From: Darren Garvey (darren.garvey_at_[hidden])
Date: 2008-02-06 12:34:52
On 05/02/2008, Eric Niebler <eric_at_[hidden]> wrote:
> Robert Dailey wrote:
> > On Feb 5, 2008 3:11 PM, Eric Niebler <eric_at_[hidden]> wrote:
> >> I'm against Boost globally disabling any warnings. IMO, it's really the
> >> user's call.
> > I believe boost should keep itself clean, whether that means fixing
> > properly or hiding them via #pragma directives. It's my responsibility
> > hide my own warnings in my own source files, not in boosts. That's just
> > opinion on the subject of warnings.
> An organization may have a policy to disallow use of "unsafe" constructs
> that could lead to unchecked buffer overflows. They would want actually
> want to know if Boost headers were using raw pointers as output
> iterators, for instance. If Boost disables these warnings for its own
> code, it presents a barrier to adoption for these organizations.
> If Boost adopts a policy whereby noisy warnings are disabled for Boost
> code, there should at least be a well-documented method for re-enabling
> these warnings for the people who care about them. The concern is that,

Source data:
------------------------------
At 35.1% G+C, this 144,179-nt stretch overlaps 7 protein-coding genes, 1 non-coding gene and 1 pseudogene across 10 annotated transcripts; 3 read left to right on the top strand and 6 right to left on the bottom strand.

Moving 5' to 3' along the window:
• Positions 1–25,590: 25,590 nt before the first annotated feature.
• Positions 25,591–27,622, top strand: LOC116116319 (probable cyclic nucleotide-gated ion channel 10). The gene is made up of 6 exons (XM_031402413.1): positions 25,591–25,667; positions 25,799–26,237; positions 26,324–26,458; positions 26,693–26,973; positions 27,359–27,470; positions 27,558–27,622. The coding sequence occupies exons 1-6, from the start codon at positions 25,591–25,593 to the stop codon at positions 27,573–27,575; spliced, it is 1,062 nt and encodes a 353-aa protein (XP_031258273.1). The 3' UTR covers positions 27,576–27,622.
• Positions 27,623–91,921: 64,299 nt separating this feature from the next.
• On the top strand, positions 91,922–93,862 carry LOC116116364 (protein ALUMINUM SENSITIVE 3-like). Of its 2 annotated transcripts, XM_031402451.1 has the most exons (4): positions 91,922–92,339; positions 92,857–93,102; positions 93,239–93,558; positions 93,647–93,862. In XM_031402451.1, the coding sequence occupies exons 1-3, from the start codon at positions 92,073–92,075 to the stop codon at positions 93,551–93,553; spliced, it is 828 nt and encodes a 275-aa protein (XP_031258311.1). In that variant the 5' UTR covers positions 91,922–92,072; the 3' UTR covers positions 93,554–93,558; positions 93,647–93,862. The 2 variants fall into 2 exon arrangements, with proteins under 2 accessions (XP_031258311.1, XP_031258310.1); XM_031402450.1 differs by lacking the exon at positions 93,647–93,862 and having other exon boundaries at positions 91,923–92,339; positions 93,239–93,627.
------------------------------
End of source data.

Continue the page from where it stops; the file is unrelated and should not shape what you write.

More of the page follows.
> since nobody reads the docs, and since the lack of warnings actually
> hides the issue, it could lead to a false sense of security. It seems
> like the wrong default to me.
The attached patch attempts to globally silence these warnings unless
--show-all-warnings is passed on the command line. It should only work for
the main boost build process and for user builds that explicitly use a
library's build/Jamfile.v2 and bjam. Also, there's a warning emitted that
explains what's happening.
I'm sure there are better ways of doing this, but the patch is really simple
and seems to work as expected.
It's there if anyone finds it useful.
P.S. I've not got access to MSVC8.0 and I seem to remember there being three
defines you needed to supply but I can't remember what they all were.
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